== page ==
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TitleMass balance of ice caps in the Queen Elizabeth Islands, Arctic Canada: 2014-2015
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AuthorBurgess, D O
SourceGeological Survey of Canada, Open File 8223, 2017, 36 pages, https://doi.org/10.4095/300231
Year2017
PublisherNatural Resources Canada
Documentopen file
Lang.English
Mediaon-line; digital
RelatedThis publication is related to the following publications
File formatpdf
ProvinceNorthwest Territories; Nunavut
NTS38F; 38G; 48E; 48F; 48G; 48H; 69G; 69H; 88G; 88H; 120B; 120C; 340A; 340D; 560B
AreaCanadian Arctic Archipelago; Queen Elizabeth Islands; Devon Island; Melville Island; Meighen Island; Ellesmere Island
Lat/Long WENS-128.0000 -56.0000 84.0000 74.0000
Subjectssurficial geology/geomorphology; glaciers; icefields; glacier surveys; ice thickness; ablation; climate; sea level changes; meteorology; remote sensing; satellite imagery; LANDSAT imagery; basin analyses; Devon Ice Cap; Meighen Ice Cap; South Melville Ice Cap; Agassiz Ice Cap; Sverdup Glacier; Drambuie Glacier; climate change; climatic signals; mass balance; equilibrium line altitude (ELA); monitoring; freshwater flux; Landsat ETM+ satellite; mass balance poles; basin boundaries; Phanerozoic; Cenozoic; Quaternary
Illustrationslocation maps; satellite images; sketch maps; time series; tables; graphs
ProgramEssential Climate Variable Monitoring, Climate Change Geoscience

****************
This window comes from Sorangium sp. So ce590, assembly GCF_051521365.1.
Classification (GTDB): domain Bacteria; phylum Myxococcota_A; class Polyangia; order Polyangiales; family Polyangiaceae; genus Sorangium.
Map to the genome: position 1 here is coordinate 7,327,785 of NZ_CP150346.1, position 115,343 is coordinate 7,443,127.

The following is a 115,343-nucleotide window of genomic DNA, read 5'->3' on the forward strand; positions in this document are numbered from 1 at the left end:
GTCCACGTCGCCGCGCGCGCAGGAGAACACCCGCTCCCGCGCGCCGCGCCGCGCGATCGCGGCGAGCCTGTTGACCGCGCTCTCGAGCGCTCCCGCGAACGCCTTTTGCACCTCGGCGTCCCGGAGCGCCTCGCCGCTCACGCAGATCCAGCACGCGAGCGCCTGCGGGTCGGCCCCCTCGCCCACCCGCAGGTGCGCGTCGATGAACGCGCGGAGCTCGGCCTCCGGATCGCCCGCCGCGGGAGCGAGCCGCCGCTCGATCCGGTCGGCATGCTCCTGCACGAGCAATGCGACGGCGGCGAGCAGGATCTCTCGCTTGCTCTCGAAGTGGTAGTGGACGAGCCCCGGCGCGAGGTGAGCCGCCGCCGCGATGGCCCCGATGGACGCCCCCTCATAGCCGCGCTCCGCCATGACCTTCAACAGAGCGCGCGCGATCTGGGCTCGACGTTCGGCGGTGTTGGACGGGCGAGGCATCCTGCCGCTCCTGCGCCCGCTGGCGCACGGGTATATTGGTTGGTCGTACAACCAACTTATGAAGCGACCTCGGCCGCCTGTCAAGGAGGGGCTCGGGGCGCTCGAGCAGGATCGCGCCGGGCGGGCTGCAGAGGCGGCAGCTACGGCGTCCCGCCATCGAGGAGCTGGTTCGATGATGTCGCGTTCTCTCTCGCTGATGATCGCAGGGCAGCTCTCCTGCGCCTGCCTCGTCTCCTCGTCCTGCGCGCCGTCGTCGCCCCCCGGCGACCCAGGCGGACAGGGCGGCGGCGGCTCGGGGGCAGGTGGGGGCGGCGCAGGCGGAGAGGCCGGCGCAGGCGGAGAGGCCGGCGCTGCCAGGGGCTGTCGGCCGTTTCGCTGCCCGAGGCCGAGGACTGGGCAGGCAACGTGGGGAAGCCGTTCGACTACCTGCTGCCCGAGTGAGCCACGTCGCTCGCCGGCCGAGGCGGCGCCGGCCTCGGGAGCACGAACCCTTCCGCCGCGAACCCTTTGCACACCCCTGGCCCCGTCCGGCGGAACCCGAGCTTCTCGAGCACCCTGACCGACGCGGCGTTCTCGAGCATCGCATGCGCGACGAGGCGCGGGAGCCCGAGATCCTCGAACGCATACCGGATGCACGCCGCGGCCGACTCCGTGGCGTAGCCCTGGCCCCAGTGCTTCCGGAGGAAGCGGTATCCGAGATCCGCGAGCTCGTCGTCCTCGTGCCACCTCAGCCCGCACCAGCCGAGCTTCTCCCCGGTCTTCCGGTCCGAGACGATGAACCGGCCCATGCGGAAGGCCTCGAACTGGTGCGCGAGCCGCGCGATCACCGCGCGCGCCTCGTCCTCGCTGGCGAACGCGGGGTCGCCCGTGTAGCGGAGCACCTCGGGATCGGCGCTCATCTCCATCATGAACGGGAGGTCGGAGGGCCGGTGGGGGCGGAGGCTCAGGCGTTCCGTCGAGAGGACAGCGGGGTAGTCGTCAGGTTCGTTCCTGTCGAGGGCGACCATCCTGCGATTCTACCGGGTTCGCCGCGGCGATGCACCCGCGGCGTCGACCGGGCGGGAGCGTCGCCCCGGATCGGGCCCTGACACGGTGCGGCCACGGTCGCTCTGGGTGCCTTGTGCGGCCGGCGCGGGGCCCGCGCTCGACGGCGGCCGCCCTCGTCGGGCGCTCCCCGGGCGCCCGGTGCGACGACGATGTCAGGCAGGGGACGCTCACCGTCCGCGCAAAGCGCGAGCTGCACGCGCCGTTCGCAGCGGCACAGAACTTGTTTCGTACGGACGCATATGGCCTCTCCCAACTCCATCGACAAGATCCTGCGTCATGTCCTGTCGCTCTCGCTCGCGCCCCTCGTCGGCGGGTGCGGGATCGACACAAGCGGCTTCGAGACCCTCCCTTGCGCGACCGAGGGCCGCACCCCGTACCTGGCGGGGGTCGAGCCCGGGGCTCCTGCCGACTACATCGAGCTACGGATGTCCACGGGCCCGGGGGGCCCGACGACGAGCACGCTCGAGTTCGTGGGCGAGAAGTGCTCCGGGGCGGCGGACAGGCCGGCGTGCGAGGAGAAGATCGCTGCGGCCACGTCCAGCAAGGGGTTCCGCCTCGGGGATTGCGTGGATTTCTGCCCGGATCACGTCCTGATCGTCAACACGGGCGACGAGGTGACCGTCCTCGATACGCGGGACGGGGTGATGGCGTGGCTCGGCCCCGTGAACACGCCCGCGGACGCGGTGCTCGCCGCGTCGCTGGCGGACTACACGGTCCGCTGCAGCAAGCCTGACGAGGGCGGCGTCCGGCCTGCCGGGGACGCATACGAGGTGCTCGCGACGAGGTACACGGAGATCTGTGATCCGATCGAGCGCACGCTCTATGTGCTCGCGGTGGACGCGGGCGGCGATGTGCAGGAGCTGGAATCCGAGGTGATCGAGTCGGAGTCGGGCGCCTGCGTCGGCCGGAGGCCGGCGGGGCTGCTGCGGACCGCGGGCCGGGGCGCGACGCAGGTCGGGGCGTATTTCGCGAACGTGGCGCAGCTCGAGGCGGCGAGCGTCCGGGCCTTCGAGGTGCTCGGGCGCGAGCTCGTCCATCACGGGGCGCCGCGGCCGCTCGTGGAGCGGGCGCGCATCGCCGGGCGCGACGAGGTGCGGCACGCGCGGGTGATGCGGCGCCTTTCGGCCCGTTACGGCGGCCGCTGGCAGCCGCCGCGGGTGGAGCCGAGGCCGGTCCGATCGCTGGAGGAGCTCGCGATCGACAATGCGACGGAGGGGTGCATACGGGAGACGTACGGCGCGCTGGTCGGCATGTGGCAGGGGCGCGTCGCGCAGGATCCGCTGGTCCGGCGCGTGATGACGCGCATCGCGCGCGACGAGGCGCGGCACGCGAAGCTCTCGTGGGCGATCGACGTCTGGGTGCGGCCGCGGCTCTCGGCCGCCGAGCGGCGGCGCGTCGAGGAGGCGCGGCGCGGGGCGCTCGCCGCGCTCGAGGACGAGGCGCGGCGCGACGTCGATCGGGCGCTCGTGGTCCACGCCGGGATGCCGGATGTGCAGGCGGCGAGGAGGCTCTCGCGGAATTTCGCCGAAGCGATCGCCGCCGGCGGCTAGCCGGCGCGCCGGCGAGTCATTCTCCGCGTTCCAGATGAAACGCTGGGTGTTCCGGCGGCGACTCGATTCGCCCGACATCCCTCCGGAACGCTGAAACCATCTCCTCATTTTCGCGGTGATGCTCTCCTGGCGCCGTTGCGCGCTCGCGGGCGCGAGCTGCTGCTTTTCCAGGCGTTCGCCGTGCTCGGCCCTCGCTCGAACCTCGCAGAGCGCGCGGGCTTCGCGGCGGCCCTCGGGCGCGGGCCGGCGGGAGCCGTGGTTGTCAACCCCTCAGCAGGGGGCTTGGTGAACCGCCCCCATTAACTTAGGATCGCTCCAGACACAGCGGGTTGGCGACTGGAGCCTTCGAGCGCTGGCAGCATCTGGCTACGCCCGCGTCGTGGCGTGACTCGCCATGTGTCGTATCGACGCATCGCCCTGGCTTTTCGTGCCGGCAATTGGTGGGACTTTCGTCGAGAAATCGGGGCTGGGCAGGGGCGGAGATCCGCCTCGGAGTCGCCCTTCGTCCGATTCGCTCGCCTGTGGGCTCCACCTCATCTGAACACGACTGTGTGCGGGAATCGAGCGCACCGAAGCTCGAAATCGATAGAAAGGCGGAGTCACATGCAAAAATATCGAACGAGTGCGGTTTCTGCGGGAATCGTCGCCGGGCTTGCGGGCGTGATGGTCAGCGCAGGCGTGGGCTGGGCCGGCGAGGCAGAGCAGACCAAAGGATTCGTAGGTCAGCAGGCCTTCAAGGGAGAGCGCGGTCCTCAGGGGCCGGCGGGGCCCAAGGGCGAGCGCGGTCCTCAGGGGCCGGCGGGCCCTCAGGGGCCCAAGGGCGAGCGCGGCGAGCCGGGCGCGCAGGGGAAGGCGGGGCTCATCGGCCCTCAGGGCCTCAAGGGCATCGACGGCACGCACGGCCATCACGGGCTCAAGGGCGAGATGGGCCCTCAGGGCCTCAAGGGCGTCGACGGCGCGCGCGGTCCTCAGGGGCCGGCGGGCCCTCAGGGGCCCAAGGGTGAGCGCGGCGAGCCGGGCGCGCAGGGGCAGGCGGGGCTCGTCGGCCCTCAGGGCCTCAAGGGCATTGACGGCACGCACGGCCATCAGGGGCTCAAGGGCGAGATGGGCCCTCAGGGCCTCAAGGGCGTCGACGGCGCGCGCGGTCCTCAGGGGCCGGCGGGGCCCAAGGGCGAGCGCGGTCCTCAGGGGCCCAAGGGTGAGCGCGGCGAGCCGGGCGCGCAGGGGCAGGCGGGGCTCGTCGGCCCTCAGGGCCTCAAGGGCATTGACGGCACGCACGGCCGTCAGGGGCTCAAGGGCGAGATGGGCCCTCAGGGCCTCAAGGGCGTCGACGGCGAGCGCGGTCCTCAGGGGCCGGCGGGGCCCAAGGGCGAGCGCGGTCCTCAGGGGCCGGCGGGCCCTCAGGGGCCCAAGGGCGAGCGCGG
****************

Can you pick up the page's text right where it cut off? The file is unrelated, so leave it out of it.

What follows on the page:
ProgramPolar Continental Shelf Program
LinksAmerican Meteorological Society
LinksWorld Glacier Monitoring Service
Released2017 05 10
AbstractIn-situ glacier mass balance surveys were conducted by Natural Resources Canada in April/May 2016 across the Devon, Meighen, South Melville, and Agassiz Ice Caps, Queen Elizabeth Islands. Survey results indicate significantly negative values over all ice caps in the 2014-2015 mass balance year with Meighen and Melville Ice Caps experiencing the fourth most negative mass balance year on record thinning by -115 and -89 cm respectively while the Devon Ice Cap, which thinned by -39 cm, experienced the sixth most negative year on record. After the relatively cool summers of 2013 and 2014, extremely negative mass balance values for 2014-2015 are more consistent with the post-2005 trend during which melt rates of high Arctic glaciers have been 3-5 times more negative than the long-term (1960-2013) average. The climatic net mass balance measurements from the Agassiz and Devon (NW) Ice Caps indicated an increase of the Equilibrium Line Altitude by 300 m and 400 m respectively relative to the long-term means. Associated water equivalent mass loss of 0.68, 0.052, and 0.053 Gt for the Devon (NW), Meighen, and South Melville Ice Caps respectively indicate a net positive contribution to global sea-level rise from these three sites for the 2014-2015 balance year.
Summary(Plain Language Summary, not published)
This open file reports on the in-situ glacier mass balance surveys conducted by Natural Resources Canada across 4 ice caps (Meighen, Melville, Agassiz, and Devon ice caps) in the Canadian Arctic as part of an ongoing monitoring program to assess climatic conditions (ie. snow accumulation and summer melting) and freshwater fluxes to the ocean originating from glacier sources across this region. Results from the 2016 surveys indicate that basin-wide balances for the Meighen, Melville, and Devon ice caps 4-6 times more negative than the long-term average. A ~300 m increase of the Equilibrium Line Altitude across the Agassiz ice cap relative to the long-term mean similarly reflects unusual warming, particularly at high elevations across this region. After the relatively cool summers of 2013 and 2014, extremely negative mass balance values for 2014-2015 indicate a return to the post-2005 conditions during which time melt rates have been higher across the Canadian high Arctic than in several millennia.
GEOSCAN ID300231